It’s no surprise that a popular subjectivity conditioned by neoliberalism should fixate on the illegitimate expropriation of value or its stand-in as the source of grievance. The experience of neoliberal society has made the free exchange of equivalent values the hegemonic ethical standard of our time. (Today’s populism, then, needs to be distinguished from that mobilized by Nixon through his racist silent majority. The resentment of the early 1970s backlash was not a response to perceptions of theft but to the existential challenge that the postwar white faced from blacks and student radicals. The abundant polemics (e.g.) that trace an unbroken line from the racist silent majority to today’s nativist and anti-tax right wing obscure this essential change.) For today’s populists, if you’re convinced you’re doing what you’re “supposed to be doing” – namely, working hard and taking responsibility for your own decisions – and things still aren’t going right, it’s only natural to assume it’s because someone is cheating you.
What is actually happening is not that some group of people is violating the ethical order, but that the social order that gave rise to that very ethic is itself breaking down.
Because populism cannot grasp this, it becomes one more force pushing forward the disintegration of the reigning regime of accumulation. Its targets are the whole range of social forms that have marked neoliberalism: against the free movement of labor, populism poses anti-immigrant bile; against the free flow of capital it demands capital controls, financial transaction taxes, currency manipulation; against the free trade agenda it looks to protectionism and state retaliation against “cheaters”; against the rootless cosmopolitanism born of globalization it celebrates the local, the particular; against the abstract placelessness of financial flows it asserts the concrete immediacy of life in a particular city or nation; against the experience of the atomized consumer it hungers for a feeling of community and transcendent meaning. (The exception in populism’s compulsion to negate neoliberal social forms is the Tea Party, which is so confused that it actually wants to strengthen the source of its woe.)
Obviously no particular populism signs on to this whole agenda, and the right-wing populism of hierarchy, inequality, repression, and exclusion is far more repugnant than its counterpart on the left. But what all populism shares is a gnostic understanding of modern society. That is, populists see modernity as inhabited by two contending forces locked in struggle. The populists represent the divine, and they join in battle the demonic.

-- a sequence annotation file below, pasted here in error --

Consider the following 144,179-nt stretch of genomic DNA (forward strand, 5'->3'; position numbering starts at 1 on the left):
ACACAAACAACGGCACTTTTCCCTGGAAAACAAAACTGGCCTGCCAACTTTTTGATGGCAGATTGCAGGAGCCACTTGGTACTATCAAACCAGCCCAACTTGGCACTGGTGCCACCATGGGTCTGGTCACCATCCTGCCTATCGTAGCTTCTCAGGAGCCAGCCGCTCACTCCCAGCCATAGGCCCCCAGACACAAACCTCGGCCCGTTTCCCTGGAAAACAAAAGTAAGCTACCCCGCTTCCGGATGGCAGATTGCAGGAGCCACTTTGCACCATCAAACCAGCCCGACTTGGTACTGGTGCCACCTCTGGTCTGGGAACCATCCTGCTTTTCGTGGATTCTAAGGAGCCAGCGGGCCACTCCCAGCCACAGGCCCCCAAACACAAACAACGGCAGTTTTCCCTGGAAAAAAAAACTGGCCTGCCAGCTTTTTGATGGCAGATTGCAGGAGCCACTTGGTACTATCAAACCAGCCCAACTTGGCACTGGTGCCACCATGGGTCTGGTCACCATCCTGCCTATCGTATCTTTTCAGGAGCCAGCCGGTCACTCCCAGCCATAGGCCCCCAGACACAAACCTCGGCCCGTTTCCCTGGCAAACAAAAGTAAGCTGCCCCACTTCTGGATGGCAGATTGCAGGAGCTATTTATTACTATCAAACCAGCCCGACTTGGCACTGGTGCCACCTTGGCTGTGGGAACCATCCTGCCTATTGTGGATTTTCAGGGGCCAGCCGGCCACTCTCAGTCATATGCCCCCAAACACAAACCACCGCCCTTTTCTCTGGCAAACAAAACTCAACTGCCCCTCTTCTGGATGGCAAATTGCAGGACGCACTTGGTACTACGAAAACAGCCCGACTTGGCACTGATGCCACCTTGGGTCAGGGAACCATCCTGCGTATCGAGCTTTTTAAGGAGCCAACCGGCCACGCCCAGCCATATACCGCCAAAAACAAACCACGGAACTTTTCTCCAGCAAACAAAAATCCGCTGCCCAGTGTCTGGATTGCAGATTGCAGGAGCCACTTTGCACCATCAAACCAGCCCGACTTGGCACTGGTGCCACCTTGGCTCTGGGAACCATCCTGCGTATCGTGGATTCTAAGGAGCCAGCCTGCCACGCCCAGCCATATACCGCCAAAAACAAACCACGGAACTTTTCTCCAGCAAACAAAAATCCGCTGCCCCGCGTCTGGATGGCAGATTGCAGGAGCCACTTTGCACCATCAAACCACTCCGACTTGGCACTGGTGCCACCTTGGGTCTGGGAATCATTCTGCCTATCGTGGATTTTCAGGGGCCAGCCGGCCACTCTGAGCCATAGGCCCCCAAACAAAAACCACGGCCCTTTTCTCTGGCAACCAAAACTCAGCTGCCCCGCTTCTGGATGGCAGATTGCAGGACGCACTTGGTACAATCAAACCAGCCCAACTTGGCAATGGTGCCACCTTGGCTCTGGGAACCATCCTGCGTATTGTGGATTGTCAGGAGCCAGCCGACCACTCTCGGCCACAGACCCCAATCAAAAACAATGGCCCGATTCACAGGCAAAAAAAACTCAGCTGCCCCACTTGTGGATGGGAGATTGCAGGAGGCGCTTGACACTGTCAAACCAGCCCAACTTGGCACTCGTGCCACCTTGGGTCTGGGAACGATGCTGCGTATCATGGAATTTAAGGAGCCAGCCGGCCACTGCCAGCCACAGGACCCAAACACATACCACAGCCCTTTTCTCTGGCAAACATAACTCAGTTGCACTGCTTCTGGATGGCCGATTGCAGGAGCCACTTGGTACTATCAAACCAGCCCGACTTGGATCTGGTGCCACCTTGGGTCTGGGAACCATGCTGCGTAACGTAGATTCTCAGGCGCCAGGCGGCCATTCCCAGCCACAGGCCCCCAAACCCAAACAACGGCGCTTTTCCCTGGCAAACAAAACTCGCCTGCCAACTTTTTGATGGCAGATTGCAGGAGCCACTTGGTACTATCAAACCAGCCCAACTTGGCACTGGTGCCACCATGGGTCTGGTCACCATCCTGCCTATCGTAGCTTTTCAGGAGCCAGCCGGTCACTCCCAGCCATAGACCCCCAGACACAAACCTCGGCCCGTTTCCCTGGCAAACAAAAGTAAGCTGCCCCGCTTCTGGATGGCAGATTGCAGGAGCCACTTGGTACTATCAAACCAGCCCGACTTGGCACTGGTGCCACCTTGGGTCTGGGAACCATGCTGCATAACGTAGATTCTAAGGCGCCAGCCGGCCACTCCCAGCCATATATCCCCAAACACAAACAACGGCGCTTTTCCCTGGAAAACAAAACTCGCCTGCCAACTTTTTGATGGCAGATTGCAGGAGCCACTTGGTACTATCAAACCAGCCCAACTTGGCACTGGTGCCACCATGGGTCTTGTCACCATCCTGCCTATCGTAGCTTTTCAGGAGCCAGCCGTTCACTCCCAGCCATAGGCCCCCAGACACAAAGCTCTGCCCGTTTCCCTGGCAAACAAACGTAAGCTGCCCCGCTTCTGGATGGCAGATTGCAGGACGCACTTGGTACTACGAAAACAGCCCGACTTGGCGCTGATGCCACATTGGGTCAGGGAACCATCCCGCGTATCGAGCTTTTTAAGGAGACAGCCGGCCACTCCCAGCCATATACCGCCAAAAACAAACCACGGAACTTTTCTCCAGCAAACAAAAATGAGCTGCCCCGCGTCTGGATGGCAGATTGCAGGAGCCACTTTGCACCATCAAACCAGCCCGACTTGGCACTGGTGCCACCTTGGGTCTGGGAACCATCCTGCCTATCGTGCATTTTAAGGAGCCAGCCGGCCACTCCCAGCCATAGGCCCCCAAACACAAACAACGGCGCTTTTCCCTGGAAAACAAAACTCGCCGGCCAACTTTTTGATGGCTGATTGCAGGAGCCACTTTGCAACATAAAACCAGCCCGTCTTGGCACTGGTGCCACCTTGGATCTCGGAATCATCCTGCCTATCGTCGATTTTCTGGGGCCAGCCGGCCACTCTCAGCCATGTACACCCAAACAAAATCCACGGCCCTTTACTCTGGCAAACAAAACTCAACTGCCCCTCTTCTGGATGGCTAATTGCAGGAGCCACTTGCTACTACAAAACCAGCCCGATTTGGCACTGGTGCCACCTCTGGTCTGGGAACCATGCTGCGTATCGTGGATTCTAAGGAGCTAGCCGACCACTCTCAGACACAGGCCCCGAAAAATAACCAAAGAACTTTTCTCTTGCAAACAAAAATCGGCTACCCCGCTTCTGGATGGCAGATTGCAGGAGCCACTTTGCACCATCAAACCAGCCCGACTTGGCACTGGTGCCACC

But consider the possibility that modern society is instead monistic, and the contradictions that populism understands as good and evil are instead internal structural features of modern social forms. No matter how strong one side of each antinomy becomes, it can never annihilate its opposite because the nature of modernity constantly reproduces each opposition. The seeming triumph of one side will be abruptly overturned during the next crisis; the return of the repressed provides a path out of the impasse into which each temporary fix necessarily descends. Within modernity, there can be no permanent settlement.
In this analogy, the position of the mover that is not moved, the Subject of History, is occupied by capital. This makes the problem of evil rather easier to resolve than in Christian ontologies: capital must be overthrown. In this way, the antinomies of modernity would not be resolved with one side extinguishing the other, but by transcending the opposition itself.
But we still haven’t developed the ideas needed to make sense of this line of argument (see Postone’s Time, labor, and social domination if you want to read ahead!). And in any case, as I have been arguing, the movement that could transcend modernity is still some way ahead of us. So the question is not whether populism can grasp the nature of modernity, but whether it is adequate to the political tasks posed by the crisis of neoliberalism.
I have already given reasons for thinking that the left-wing version of populism is ideally suited to several of those tasks, namely bringing finance under control, raising the incomes of the large majority of the population that has suffered wage stagnation for over three decades, and perhaps most important, repudiating the brutal Hobbesianism of neoliberalism in favor of a more inclusive and egalitarian society. But by its nature, left-wing populism is focused on smiting enemies rather than imagining a new configuration of social relations that could revive the accumulation of capital, a task which is rendered even more difficult by populists’ intense (and fully warranted) feelings of disgust and fury toward neoliberal elites.
The problem with populism is not that it doesn’t have any ideas, but that it doesn’t understand the conditions that would be required to realize those ideas. And so it can only act to disorganize neoliberalism further, which is to say that it will only intensify the crisis. If populism continues to grow and begins to win real victories, the real question is how it will respond when it begins to run up against the inadequacies of its own project.
The obvious danger is that the right will emerge as the main populist force and lead the angry majority into a spiraling disaster for us all. The hidden danger is that, even if left populism emerges as the stronger force, it will prove unable to distinguish between the dysfunctional neoliberal social forms causing the crisis and the progressive side of neoliberalism, which could be joined with the progressive planks of left populism to establish a more humane regime of accumulation. A crude offensive against every aspect of neoliberalism from the left could produce its own spiraling disaster.